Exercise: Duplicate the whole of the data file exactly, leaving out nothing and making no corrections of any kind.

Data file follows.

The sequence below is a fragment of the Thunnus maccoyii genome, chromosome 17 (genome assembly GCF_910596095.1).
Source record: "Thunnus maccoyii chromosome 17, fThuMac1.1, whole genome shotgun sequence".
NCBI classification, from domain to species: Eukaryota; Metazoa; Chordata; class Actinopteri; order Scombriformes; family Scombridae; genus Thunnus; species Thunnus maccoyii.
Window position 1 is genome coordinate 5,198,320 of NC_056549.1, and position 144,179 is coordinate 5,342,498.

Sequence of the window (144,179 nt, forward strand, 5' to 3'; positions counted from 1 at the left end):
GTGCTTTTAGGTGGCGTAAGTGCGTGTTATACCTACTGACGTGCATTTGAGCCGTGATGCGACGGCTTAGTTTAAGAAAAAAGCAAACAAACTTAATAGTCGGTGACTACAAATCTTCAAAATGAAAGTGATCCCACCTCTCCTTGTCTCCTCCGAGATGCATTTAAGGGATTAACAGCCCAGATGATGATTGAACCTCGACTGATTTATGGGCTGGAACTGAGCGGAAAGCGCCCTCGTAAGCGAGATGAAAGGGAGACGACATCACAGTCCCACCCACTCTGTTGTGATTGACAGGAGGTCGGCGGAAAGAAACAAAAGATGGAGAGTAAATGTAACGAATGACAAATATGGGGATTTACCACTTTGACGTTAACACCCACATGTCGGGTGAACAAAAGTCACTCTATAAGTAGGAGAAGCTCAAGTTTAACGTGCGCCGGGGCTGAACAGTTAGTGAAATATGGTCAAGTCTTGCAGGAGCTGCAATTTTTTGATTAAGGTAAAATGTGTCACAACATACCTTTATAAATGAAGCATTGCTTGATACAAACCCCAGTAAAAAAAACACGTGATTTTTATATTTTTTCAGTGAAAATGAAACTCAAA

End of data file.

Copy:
The sequence below is a fragment of the Thunnus maccoyii genome, chromosome 17 (genome assembly GCF_910596095.1).
Source record: "Thunnus maccoyii chromosome 17, fThuMac1.1, whole genome shotgun sequence".
NCBI classification, from domain to species: Eukaryota; Metazoa; Chordata; class Actinopteri; order Scombriformes; family Scombridae; genus Thunnus; species Thunnus maccoyii.
Window position 1 is genome coordinate 5,198,320 of NC_056549.1, and position 144,179 is coordinate 5,342,498.

Sequence of the window (144,179 nt, forward strand, 5' to 3'; positions counted from 1 at the left end):
GTGCTTTTAGGTGGCGTAAGTGCGTGTTATACCTACTGACGTGCATTTGAGCCGTGATGCGACGGCTTAGTTTAAGAAAAAAGCAAACAAACTTAATAGTCGGTGACTACAAATCTTCAAAATGAAAGTGATCCCACCTCTCCTTGTCTCCTCCGAGATGCATTTAAGGGATTAACAGCCCAGATGATGATTGAACCTCGACTGATTTATGGGCTGGAACTGAGCGGAAAGCGCCCTCGTAAGCGAGATGAAAGGGAGACGACATCACAGTCCCACCCACTCTGTTGTGATTGACAGGAGGTCGGCGGAAAGAAACAAAAGATGGAGAGTAAATGTAACGAATGACAAATATGGGGATTTACCACTTTGACGTTAACACCCACATGTCGGGTGAACAAAAGTCACTCTATAAGTAGGAGAAGCTCAAGTTTAACGTGCGCCGGGGCTGAACAGTTAGTGAAATATGGTCAAGTCTTGCAGGAGCTGCAATTTTTTGATTAAGGTAAAATGTGTCACAACATACCTTTATAAATGAAGCATTGCTTGATACAAACCCCAGTAAAAAAAACACGTGATTTTTATATTTTTTCAGTGAAAATGAAACTCAAA